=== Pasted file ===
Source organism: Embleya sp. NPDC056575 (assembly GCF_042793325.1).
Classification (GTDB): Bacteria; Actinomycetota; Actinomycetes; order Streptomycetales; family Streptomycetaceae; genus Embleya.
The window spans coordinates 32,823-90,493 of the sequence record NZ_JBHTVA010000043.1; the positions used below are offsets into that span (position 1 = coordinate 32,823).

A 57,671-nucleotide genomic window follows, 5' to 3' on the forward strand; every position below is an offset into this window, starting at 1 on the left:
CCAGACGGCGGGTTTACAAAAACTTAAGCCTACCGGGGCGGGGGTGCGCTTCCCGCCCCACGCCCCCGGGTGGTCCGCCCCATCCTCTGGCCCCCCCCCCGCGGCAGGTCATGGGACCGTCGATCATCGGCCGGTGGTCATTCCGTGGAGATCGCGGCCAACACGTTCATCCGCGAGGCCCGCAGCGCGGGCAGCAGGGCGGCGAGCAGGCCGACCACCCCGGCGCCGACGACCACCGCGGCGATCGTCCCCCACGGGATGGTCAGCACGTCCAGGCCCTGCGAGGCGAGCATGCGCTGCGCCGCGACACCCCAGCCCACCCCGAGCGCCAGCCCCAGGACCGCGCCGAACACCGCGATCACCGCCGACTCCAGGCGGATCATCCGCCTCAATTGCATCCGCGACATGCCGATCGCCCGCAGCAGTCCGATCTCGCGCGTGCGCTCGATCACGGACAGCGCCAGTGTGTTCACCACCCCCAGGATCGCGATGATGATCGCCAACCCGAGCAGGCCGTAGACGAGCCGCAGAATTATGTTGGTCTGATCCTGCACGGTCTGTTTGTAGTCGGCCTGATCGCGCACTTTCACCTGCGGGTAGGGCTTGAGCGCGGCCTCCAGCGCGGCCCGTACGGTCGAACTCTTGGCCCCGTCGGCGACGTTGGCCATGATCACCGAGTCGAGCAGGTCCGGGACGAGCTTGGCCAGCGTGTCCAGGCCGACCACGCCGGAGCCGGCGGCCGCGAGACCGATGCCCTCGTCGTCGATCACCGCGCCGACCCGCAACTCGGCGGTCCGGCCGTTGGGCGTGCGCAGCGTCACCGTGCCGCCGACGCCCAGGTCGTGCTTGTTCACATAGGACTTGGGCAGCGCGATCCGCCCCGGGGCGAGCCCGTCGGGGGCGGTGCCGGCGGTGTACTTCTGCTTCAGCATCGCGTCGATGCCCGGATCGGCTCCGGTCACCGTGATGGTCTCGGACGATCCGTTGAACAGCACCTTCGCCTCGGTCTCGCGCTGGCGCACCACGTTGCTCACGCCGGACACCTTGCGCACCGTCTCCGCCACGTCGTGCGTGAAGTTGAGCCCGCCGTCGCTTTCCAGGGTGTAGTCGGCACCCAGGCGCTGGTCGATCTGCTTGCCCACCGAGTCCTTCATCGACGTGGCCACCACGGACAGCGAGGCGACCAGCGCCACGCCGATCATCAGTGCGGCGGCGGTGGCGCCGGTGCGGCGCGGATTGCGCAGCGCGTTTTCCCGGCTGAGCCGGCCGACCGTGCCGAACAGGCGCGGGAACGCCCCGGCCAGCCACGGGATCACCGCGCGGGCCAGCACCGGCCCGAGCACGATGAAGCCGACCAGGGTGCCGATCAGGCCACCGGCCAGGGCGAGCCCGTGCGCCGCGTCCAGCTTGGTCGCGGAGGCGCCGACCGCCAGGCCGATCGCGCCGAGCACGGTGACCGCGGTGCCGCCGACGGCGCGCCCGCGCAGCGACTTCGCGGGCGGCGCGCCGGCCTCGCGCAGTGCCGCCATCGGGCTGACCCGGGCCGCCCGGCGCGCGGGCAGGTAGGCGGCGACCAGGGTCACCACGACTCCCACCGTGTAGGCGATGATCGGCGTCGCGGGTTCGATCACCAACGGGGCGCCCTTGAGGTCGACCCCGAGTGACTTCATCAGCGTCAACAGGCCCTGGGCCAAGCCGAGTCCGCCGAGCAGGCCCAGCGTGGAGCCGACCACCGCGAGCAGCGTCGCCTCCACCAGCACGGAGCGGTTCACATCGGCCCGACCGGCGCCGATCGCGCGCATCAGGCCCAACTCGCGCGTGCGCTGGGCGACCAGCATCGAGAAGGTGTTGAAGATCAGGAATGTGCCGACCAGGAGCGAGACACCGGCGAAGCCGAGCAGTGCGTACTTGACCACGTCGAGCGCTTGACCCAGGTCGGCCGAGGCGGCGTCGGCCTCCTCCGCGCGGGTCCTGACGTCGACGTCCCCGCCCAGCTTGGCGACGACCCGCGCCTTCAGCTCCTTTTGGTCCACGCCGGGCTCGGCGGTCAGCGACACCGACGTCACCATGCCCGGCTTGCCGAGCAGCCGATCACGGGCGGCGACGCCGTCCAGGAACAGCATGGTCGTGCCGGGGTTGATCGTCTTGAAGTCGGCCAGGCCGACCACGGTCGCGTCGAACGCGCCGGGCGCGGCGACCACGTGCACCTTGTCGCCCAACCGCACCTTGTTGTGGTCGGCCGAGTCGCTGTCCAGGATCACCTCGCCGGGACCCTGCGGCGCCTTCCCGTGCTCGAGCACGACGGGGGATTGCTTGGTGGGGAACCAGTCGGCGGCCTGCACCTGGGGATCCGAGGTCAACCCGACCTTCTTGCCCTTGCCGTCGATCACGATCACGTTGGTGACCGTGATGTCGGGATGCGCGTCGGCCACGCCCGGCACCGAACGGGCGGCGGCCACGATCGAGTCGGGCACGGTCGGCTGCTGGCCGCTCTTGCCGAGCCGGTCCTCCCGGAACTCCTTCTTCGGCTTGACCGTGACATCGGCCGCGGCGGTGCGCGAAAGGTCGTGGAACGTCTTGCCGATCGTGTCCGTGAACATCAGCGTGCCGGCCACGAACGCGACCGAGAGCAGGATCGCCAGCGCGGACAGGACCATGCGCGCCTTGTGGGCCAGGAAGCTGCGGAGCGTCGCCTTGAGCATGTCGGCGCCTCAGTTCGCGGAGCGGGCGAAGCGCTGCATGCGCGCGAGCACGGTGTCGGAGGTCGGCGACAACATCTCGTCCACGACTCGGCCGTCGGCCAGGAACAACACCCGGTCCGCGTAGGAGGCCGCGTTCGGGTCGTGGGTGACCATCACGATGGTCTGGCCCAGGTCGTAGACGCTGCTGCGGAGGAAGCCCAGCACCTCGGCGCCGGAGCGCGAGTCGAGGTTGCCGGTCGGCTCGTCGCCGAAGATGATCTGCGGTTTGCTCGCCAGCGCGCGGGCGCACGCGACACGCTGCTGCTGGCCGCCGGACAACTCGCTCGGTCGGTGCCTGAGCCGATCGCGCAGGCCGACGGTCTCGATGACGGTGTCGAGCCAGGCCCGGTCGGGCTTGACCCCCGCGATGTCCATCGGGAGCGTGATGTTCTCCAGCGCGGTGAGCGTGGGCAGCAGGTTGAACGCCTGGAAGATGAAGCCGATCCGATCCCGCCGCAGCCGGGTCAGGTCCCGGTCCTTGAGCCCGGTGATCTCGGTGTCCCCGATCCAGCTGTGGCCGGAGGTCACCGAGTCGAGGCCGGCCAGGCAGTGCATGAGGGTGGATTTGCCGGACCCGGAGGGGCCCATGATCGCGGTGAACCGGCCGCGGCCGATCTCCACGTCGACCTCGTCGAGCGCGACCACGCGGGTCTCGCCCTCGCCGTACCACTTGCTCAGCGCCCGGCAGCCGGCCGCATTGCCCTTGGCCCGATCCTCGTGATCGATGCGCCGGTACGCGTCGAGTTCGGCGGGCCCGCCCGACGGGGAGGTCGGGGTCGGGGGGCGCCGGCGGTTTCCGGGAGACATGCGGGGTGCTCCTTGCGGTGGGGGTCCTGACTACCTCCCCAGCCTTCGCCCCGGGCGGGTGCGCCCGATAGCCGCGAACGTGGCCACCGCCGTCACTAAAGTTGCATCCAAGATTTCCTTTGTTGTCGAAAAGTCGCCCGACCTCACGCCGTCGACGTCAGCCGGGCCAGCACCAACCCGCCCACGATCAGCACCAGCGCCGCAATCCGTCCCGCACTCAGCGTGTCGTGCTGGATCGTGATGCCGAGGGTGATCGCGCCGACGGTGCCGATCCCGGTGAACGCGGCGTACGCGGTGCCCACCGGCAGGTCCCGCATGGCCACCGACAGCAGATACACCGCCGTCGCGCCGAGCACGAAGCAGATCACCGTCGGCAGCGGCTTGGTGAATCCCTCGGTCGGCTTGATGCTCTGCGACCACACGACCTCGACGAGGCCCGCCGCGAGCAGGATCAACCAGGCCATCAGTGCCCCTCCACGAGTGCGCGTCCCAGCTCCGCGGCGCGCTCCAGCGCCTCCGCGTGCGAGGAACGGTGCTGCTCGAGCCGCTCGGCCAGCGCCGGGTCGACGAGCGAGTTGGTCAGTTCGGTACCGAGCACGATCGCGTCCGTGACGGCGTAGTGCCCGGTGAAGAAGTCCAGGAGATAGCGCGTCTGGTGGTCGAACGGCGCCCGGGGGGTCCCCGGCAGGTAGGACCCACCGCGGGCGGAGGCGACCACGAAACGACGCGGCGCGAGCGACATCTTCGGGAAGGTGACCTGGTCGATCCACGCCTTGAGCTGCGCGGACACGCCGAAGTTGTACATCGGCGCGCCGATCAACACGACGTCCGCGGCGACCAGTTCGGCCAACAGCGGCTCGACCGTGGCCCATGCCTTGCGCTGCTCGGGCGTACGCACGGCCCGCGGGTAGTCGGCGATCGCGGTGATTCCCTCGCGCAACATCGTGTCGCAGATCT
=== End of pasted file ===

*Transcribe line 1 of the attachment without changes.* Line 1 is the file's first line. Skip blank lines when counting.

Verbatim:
Source organism: Embleya sp. NPDC056575 (assembly GCF_042793325.1).